How many cases have been reported so far?

Since the beginning of this year, cases have soared, with more than 100 reported in Iraq so far.

Kirkuk nosebleed fever
Veterinarians spray cattle with disinfectant in Kirkuk, a day after Iraq registered the first death this year from Crimean-Congo haemorrhagic fever. AFP Image Credit: AFP

In March, the UK Health Security Agency reported a case in England, following travel to Central Asia.

In the past, the virus has recorded major outbreaks in the European Union, Eastern European states, principally in the Balkans, Turkey and Russia, according to European CDC.

nosebleed fever = map
Image Credit: US CDC

Globally, CCHF is the most widespread viral tick-transmitted haemorrhagic fever.

European CDC estimates the following:

  • Up to “three billion people are at risk of infection globally, and 10 000 to 15 000 infections — 500 of them fatal — occur every year.
  • Cases have been reported in over 30 countries in Africa, Asia and Europe, in regions where Hyalomma spp. ticks are established.
  • CCHF nosocomial infections with "considerable" mortality rates have been observed in various countries.

How do infections spread?

Wild and domestic animals serve as hosts of CCHFV, as they support tick populations by providing blood meals and they can transmit the virus to both ticks and humans when they are “viraemic” — having a virus or viruses present in the bloodstream.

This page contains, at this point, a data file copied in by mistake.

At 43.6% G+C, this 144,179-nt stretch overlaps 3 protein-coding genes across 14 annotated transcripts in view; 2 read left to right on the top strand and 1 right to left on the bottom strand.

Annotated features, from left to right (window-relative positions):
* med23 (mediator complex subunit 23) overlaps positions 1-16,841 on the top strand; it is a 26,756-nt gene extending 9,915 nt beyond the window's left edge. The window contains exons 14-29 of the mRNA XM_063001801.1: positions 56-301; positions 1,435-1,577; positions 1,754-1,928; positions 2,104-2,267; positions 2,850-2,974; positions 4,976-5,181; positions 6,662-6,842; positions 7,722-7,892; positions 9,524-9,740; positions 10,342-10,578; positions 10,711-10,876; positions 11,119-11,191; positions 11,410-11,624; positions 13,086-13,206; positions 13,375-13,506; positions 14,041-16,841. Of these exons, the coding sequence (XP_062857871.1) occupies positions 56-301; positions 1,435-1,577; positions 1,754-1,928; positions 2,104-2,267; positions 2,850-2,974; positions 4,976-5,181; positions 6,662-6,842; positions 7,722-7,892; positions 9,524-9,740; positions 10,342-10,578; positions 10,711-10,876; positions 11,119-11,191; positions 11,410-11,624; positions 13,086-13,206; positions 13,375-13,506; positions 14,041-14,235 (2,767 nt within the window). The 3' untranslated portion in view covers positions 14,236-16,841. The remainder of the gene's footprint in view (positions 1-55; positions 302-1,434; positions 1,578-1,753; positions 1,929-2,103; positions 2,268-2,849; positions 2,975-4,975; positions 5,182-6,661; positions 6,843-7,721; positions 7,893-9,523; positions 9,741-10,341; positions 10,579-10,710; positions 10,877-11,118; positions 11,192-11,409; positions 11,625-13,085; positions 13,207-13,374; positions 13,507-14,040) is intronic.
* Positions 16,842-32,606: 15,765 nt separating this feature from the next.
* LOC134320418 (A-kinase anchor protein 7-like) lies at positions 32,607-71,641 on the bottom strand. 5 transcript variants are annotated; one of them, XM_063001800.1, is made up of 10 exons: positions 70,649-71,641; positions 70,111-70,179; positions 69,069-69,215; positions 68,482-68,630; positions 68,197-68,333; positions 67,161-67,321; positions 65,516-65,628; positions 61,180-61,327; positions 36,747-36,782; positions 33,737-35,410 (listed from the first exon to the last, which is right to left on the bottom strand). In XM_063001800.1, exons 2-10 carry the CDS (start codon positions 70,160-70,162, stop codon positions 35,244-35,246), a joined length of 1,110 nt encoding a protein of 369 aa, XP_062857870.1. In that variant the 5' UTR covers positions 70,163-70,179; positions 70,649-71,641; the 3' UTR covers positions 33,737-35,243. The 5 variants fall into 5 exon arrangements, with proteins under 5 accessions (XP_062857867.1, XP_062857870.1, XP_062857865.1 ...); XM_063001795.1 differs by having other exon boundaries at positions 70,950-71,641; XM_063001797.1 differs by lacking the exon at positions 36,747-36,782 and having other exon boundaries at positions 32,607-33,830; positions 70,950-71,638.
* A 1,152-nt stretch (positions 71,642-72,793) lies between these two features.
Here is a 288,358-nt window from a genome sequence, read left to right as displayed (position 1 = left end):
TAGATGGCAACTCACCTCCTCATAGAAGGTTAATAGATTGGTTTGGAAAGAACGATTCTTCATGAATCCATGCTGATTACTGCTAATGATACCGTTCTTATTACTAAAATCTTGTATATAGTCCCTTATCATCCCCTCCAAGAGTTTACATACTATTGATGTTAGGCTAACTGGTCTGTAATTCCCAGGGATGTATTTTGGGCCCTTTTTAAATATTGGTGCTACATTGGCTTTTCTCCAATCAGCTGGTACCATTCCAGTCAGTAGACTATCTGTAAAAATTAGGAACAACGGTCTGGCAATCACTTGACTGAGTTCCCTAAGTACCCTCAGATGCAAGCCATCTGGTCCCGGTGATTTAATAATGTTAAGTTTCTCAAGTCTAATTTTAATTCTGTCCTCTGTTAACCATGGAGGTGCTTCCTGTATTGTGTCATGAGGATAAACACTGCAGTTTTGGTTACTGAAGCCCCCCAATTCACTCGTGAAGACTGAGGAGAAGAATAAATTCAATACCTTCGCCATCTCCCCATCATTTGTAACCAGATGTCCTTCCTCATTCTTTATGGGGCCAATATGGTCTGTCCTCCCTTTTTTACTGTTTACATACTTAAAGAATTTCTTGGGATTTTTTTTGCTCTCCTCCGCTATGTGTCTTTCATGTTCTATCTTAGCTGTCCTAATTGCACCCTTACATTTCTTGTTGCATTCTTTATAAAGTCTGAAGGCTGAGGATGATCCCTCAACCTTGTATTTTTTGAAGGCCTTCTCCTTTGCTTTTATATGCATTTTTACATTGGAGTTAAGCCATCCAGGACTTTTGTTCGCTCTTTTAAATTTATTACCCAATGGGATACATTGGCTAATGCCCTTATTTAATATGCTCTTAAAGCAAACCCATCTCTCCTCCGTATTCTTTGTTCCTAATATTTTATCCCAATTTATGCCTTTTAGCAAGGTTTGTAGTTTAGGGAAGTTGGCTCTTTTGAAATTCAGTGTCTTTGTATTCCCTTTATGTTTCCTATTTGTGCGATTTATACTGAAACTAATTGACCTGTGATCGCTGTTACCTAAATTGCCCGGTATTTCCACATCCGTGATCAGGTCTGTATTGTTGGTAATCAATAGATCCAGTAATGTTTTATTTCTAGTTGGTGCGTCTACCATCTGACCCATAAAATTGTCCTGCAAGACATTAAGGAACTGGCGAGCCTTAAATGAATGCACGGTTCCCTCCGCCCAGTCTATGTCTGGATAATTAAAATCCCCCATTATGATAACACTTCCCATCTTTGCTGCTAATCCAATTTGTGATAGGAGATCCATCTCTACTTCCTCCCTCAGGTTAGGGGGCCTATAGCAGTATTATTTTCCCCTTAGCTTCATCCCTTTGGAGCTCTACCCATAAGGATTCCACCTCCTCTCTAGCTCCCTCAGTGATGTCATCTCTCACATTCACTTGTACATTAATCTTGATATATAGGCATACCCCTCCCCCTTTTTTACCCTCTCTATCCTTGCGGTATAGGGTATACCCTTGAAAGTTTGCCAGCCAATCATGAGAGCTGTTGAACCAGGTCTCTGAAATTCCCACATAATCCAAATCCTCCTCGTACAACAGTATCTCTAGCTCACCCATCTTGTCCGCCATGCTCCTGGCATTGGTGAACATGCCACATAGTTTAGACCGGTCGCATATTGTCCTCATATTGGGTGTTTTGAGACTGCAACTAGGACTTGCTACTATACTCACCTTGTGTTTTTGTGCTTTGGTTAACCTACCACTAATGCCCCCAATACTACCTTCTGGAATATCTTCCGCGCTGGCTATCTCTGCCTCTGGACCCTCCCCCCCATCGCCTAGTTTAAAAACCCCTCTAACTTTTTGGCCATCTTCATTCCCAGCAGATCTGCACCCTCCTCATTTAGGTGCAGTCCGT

The EU CDC reported cases imported from "endemic" countries.

“Therefore, awareness should be raised among health practitioners that a patient’s travel history needs to be recorded in detail,” the agency stated.

What animals have been infected by nosebleed fever virus?

ECDC reported that CCHFV-specific antibodies have been detected in a variety of wild and domestic animals (e.g. livestock, horses, dogs, chickens, camels, ostriches, swine, hares, deer, buffalo and rhinoceroses).

In birds, antibodies have only been detected in guinea fowl and ostriches.

What explains the emergence of CCHFV in a particular country?

Several factors — both biotic (relating to life) and abiotic — play a role in the emergence and spread of CCHFV in a region.

Factors include certain climatic conditions that favour tick abundance, land fragmentation, legal or illegal livestock trade, and activities in abandoned agricultural areas that increase human exposure to ticks.

“Climatic changes may also redirect the route of migratory birds, and if they are infested with infected ticks, CCHFV can be introduced into new areas,” the European CDC stated in a brief.

How fast does it spread?

Onset of the disease can be “swift”, according to the US CDC.

Is there a cure for it?

The virus has no vaccine yet. The long-term effects of nosebleed fever infection have not been studied well enough in survivors to determine whether or not specific complications exist. However, recovery is slow, according to the agency.

What happens next?

The European CDC recommends that “seroprevalence studies” — to measure the level of a disease-causing agent in a population, as measured in blood serum —be conducted in humans, wild animals and domestic animals.

The agency also recommends screening of ticks for CCHFV infection, and sharing of useful information about the circulation of the virus in a particular region.

(With inputs from AFP, Agencies)